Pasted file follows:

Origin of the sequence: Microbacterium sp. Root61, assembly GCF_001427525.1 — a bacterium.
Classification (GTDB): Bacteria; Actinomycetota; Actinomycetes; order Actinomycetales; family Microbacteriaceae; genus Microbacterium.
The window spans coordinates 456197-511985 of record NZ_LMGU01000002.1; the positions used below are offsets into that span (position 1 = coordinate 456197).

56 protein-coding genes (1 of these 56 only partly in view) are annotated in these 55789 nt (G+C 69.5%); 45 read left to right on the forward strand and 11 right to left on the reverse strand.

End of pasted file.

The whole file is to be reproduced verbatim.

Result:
Origin of the sequence: Microbacterium sp. Root61, assembly GCF_001427525.1 — a bacterium.
Classification (GTDB): Bacteria; Actinomycetota; Actinomycetes; order Actinomycetales; family Microbacteriaceae; genus Microbacterium.
The window spans coordinates 456197-511985 of record NZ_LMGU01000002.1; the positions used below are offsets into that span (position 1 = coordinate 456197).

56 protein-coding genes (1 of these 56 only partly in view) are annotated in these 55789 nt (G+C 69.5%); 45 read left to right on the forward strand and 11 right to left on the reverse strand.